“So there is a cashflow gap as well, that comes with taking over your own manufacturing. Governments could be covering that gap and helping with the upfront costs. Obviously the other person would have to put something in to show … this would allow so many companies to at least move five or 10 percent of their manufacturing over. And get success with that.”

In essence, what Mr Andon and other manufacturers could do with is access to funds to bring production onshore, with no ‘decision-making’ strings attached. He thinks business loans from government, similar to the way EFIC is structured, could be the answer.

“The government should do business loans – where the banks don’t lend – like to start-ups and scale-ups like us,” he said. “They could keep it as a fund and when they get paid back then it’s back out to the next person.”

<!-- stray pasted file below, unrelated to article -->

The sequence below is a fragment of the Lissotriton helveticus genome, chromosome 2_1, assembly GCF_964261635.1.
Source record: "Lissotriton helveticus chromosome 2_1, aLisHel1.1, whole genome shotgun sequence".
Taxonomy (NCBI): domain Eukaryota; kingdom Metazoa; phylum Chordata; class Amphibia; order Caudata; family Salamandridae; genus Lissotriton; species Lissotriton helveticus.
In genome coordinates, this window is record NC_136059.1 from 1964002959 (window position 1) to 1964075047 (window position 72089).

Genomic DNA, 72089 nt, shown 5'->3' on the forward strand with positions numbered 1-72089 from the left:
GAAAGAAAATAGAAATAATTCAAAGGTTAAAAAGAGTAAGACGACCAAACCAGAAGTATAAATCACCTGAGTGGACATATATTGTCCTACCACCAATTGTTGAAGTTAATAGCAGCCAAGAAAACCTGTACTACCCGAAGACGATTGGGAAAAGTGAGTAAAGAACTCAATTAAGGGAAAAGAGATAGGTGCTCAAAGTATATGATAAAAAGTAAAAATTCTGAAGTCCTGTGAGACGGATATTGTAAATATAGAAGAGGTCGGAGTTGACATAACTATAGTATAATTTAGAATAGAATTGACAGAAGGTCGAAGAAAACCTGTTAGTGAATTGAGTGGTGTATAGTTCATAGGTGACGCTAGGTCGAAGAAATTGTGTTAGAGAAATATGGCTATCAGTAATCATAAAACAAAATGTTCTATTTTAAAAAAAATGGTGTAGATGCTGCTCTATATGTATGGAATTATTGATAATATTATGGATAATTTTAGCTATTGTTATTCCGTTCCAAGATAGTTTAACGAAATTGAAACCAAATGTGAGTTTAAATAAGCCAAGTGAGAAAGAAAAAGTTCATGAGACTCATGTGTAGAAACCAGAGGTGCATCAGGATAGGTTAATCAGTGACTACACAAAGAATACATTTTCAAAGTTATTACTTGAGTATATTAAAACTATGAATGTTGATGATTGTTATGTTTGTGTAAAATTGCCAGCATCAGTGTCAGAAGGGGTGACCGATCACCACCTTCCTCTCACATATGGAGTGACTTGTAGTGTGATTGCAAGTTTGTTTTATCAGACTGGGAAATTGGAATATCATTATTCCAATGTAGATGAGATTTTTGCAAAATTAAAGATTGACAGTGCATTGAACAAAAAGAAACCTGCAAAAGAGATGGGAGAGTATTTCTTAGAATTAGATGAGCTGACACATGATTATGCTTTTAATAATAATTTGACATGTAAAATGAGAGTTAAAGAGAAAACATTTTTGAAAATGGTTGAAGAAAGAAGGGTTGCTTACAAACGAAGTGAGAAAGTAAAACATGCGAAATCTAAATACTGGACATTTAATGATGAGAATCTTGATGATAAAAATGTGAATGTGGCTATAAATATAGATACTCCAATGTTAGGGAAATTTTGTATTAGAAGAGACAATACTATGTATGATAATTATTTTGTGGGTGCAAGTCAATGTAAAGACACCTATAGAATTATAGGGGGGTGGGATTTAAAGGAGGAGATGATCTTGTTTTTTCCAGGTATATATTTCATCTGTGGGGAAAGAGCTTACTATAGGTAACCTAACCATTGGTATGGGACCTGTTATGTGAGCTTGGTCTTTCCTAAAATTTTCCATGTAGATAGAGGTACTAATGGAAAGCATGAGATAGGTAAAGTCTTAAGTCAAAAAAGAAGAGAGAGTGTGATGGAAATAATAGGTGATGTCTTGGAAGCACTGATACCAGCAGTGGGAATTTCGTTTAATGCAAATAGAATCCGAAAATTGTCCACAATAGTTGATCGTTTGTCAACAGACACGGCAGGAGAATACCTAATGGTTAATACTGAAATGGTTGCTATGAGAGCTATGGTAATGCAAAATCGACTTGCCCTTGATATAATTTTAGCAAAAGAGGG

Mr Andon  saw it as akin to microfinance start-up programs in developing countries, but on a manufacturing scale.

“I think a lot of entrepreneurs would be happy to pay the interest and the government can make money from that.”

A common problem with business investors is their motivation, Mr Andon said.

“They never realise that they themselves are the problem, so they always try to drive the entrepreneur out,” Mr Andon said, citing Apple and Pixar’s Steve Jobs as an example. “And there are many others. Even Elon Musk got fired.”

For now, Mr Andon is focused on what is required to bring Vuly’s manufacturing to Brisbane – and his first hurdle will be buying out his investors from China.

“I am happy to buy them out, but I just can’t do it by myself,” Mr Andon said. “I’m just a 28-year-old kid, basically. I’ve got to buy them out … who is going to support me?

“Why doesn’t the government support that, taking back (Australian) ownership? And it does not have to be cash, it just has to support me in any way that assists.

“That must be good for Australia, preventing foreign ownership. I don’t want to sound like I am complaining, but it is the best scenario. For everybody.”